Mark Morris spoke to Listen at his office at the Mark Morris Dance Center in Brooklyn, New York. He formed the Mark Morris Dance Group in 1980; the center, which serves as a space for Morris’s company, other companies and students from the community, opened in 2001. Morris — whose works include The Hard Nut, Gloria, Dido and Æneas and L’Allegro, il Penseroso ed il Moderato — understands classical music as well as any living choreographer. He can read scores, play the piano and conduct. And he’s not afraid to tell you what he thinks.
You’ve said, ‘Everything I do is based on music. I like music more than I like anything else.’ How does the music dictate your approach to choreography?
It doesn’t dictate my approach to choreography; it dictates that I choreograph. It’s not ‘How would I do it differently if I didn’t go music-first?’ It is ‘This is why I’m choreographing.’ The No. 3 Kammermusik [indicating the Paul Hindemith score on his desk]: A friend of mine is a really great cellist, I like these pieces, and it’s a period of
time that I use a lot, so it’s like, ‘Oh! Why don’t I do one of these?’ So then I learn it and make up a dance to it. It’s not that I have this dance that needs musical accompaniment, this dramatic situation, and the Schoenberg String Trio would be perfect for that. Well, no, the Schoenberg String Trio is fabulous — and do I want to make up a dance to it? We pointed this out to each other, me and Ethan Iverson, who’s a very good friend of mine —
— the pianist for The Bad Plus.
Ethan was my music director for years and my pianist. I was saying how there has to be the boring part of the music because then there’s the fabulous payoff when the boring part is over.
It’s like the recitative.
Or Mozart trying to find his way back to the tonic at the end of that concerto. It’s like, ‘Okay, okay, I got it: rolling through every chord in the progression — fine. Is that exposition anymore or is it just filler?’ There’s filler and there are boring bits.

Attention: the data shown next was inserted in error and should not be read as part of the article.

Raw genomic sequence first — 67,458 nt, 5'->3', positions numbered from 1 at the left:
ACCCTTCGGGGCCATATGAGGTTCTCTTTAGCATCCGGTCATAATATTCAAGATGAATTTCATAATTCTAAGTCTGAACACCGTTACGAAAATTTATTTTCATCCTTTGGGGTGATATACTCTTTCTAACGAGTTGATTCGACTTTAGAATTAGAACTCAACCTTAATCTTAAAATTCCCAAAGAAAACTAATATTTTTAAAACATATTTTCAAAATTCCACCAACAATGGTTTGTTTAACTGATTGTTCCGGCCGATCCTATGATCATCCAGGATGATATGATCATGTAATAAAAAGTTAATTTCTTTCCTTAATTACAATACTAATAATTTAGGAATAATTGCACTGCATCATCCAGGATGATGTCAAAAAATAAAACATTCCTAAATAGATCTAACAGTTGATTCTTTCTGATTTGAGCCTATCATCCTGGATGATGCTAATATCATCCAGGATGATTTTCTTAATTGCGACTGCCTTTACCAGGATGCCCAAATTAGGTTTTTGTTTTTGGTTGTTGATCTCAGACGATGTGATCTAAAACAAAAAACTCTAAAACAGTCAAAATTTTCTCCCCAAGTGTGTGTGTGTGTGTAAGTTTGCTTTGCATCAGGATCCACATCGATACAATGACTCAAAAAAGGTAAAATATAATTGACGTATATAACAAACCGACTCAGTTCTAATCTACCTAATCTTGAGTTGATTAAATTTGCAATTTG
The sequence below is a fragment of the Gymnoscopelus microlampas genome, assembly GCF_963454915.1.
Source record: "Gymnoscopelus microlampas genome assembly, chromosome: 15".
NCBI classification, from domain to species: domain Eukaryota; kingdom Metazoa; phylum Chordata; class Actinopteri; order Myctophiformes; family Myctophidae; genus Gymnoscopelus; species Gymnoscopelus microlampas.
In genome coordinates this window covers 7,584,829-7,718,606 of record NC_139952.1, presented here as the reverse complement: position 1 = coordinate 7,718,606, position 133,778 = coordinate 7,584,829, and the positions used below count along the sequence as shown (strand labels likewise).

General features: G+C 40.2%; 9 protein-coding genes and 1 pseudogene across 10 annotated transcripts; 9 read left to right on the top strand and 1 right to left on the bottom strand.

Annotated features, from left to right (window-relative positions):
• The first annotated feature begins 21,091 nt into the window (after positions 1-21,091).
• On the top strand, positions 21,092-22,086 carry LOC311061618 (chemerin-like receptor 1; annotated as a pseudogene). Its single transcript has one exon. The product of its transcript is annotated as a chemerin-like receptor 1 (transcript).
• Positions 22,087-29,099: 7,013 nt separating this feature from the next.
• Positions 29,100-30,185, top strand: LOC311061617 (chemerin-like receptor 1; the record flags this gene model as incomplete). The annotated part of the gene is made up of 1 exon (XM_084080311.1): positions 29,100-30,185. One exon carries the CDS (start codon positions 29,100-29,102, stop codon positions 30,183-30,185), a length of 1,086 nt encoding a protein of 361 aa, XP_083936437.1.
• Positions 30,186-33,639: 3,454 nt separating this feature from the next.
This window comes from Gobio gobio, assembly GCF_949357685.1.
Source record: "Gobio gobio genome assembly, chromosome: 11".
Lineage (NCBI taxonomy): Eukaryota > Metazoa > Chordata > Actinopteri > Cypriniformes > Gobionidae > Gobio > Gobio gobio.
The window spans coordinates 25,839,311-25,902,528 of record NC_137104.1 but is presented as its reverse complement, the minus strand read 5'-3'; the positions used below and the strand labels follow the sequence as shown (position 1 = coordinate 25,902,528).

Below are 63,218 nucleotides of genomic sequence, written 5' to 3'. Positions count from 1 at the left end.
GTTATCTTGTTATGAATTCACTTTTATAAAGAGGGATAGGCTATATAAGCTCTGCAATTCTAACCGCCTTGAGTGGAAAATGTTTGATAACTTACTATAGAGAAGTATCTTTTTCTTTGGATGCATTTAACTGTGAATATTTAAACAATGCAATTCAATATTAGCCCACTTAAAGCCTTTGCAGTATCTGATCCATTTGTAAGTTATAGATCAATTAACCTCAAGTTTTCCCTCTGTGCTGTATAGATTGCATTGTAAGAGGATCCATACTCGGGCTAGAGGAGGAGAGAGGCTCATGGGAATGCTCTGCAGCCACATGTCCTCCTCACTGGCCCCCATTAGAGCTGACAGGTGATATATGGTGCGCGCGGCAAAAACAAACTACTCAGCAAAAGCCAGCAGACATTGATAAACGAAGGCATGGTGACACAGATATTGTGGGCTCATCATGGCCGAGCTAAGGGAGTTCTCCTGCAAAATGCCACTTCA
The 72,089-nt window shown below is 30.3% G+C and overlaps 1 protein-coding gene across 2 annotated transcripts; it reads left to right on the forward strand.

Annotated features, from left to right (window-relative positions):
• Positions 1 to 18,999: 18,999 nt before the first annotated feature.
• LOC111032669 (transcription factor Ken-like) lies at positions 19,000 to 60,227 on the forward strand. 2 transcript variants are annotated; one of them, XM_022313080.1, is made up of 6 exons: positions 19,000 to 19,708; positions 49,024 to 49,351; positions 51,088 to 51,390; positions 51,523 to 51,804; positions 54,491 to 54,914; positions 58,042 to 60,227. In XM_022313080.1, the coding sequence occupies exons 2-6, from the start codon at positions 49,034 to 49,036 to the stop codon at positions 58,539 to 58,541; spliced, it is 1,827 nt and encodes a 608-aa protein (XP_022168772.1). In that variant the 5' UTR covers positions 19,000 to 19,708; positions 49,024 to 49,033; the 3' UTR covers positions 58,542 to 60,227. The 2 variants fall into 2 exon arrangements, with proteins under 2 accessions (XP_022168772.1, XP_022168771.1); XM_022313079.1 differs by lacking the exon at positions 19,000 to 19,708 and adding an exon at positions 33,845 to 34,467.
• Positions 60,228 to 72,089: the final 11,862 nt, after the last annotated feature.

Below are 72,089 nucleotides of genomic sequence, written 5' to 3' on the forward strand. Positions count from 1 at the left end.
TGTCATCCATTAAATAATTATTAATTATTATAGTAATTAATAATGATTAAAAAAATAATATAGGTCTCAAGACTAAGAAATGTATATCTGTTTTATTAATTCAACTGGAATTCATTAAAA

[Singing à la Don Giovanni:] ‘Hello! Who is it? Come in!’
Yes, and that’s the thing: When I’ve cut music — which I do rarely — as in the case of [Rameau’s] Platée, I cut some of the dance music, some of the repeats, because I don’t
need them anymore. I would never cut any of the recit or repeats in the vocal music, because it’s necessary. But if you need this rigaudon to have two more As and a B, well, I’m sorry, but you’ve lost them by then — c’mon, it’s show business!
So I said to Ethan, ‘You have to have the boring stuff, because if it’s not there, there’s no effect; it’s just this horizontal thing of music.’ And he said that it’s so interesting that we [choreographers] don’t have to use only the greatest music ever written. It’s not the greatest music of the canon that becomes a dance, because it’s not necessary
for it to do so.
Years ago I did a piece to Jean Francaix’ Trio for Strings in C major. And it’s a kooky little nothing-ish piece of music — you wish there was another instrument in it, it’s a little underpowered — and it’s wonderful, so it made me think of a particular kind of dance. And I made up a dance set at a sixth-grade party, and the dance is called My Party. And it kind of looks like kids at an awkward party, and it’s not a story or anything. But that music is this psychotic ‘la-la-la’ — you know, the thing about French music that people don’t like (the people who don’t like French music, and that’s half of everybody).
So, anyway, a lot of music that has been written for dance is just crappy, ’cause it’s so square and so not interesting.
It’s in eights.
Yeah, of course people imagine Baroque music is in eights. Paul Taylor imagines that all Baroque music is in eights, even though the seventeen is the same as the one and the phrase is nine — it’s never square, it’s thrilling!
So it doesn’t have to be the greatest piece in the repertory. Sometimes a piece of music is great and there’s no reason to make up a dance to it, ’cause why mess with it? Or it has to have a dance or it’s not very interesting. A good example is Four Temperaments, a great, great dance of George Balanchine, and an okay academic piece of music [by Hindemith]. If you just hear it, it’s ‘Okay, I understand how composition works,’ a boring lesson in how to write modernist music. And then the dance is one of the great genius works of all time.
Somebody proposed to me years ago to do Beethoven’s Creatures of Prometheus and I said no, because it’s really boring and not interesting. Music makes me make up dances, but I’m not that bullied by it. It has to be a particular piece of music. There are things that I’ve tried that just won’t turn into a dance and that’s fine, I don’t mind that. [Laughs.]